US jobs power up soaring dollar
City Index October 3, 2014 10:02 PM
<p>The US September payrolls showed a net increase of 248,000, a total upward revision of 69,000 in the prior two months and a decline in […]</p>
The US September payrolls showed a net increase of 248,000, a total upward revision of 69,000 in the prior two months and a decline in the unemployment rate to a 5.9%, the lowest since July 2008. The rare combination of a decline in the jobless rate and an upside surprise in employment creation is further contributing to the explosive rally of the US dollar. The report not only confirms that the Federal Reserve will end is quantitative easing later this month, but also revises expectations that it could raise interest rates as early as summer 2015 rather than autumn 2014.
The US dollar has now dragged the GBPUSD rate below $1.60 for the first time since November, while gold has broken below $1200/oz for the first time since December. The US dollar index rose for the 12th straight consecutive week, the longest series weekly advances since the index was created in 1971.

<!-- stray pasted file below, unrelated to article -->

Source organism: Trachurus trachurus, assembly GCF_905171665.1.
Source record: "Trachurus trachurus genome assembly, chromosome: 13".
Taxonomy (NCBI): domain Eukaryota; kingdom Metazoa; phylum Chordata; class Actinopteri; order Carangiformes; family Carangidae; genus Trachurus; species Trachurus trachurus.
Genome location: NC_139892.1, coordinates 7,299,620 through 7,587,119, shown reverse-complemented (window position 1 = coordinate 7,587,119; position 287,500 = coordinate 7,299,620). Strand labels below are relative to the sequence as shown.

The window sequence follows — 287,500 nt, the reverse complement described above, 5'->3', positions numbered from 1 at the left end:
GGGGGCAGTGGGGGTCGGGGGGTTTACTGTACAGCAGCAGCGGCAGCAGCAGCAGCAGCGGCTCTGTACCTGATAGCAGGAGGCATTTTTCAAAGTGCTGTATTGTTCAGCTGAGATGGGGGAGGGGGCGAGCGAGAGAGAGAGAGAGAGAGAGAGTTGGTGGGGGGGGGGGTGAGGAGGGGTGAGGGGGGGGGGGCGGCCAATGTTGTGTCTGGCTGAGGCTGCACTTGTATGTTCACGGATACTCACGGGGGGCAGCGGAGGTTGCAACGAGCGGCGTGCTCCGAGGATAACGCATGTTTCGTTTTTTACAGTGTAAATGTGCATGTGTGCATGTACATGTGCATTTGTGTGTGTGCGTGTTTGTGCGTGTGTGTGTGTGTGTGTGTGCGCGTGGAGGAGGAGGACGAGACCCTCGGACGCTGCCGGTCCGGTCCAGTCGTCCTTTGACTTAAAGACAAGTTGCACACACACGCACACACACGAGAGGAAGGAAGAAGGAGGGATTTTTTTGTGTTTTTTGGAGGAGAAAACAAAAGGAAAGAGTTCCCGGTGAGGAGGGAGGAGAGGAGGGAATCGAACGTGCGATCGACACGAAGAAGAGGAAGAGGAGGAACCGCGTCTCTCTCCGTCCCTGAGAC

The decline in the participation rate to a fresh 36-year low of 62.7% continues to raise the question about the breadth of labour market improvement, but when non-farm payrolls have risen by more than 200K in seven out of the last eight months, this will be defined as a notable improvement, even in the books of the most dovish of central bankers.
USD rally: from robust to fierce
We said two weeks ago on here the dollar rally shows characteristics not seen since 2005 as it is accompanied by advances against the Japanese yen, which is unlike any of the USDX advances of the past six years. Aside from domestic strength in the US as well as the windfall of falling oil prices on the US economy, the ensuing negatives abroad will keep the greenback standing tall.
Outside the US, the factors aiding the USD are more than enough; the UK’s political uncertainty ahead of the May elections and the lingering risk of a “No” from the EU; Japan’s planned rebalancing of pension portfolios to include more foreign stocks, Eurozone’s dependence on a weak euro to fight off the threat of disinflation regardless of how many ABS and covered bonds the ECB buys; Switzerland’s ongoing threat to enter negative interest rates as long as EURCHF is under pressure are all the factors for the Fed to consider when removing the punch from the party.
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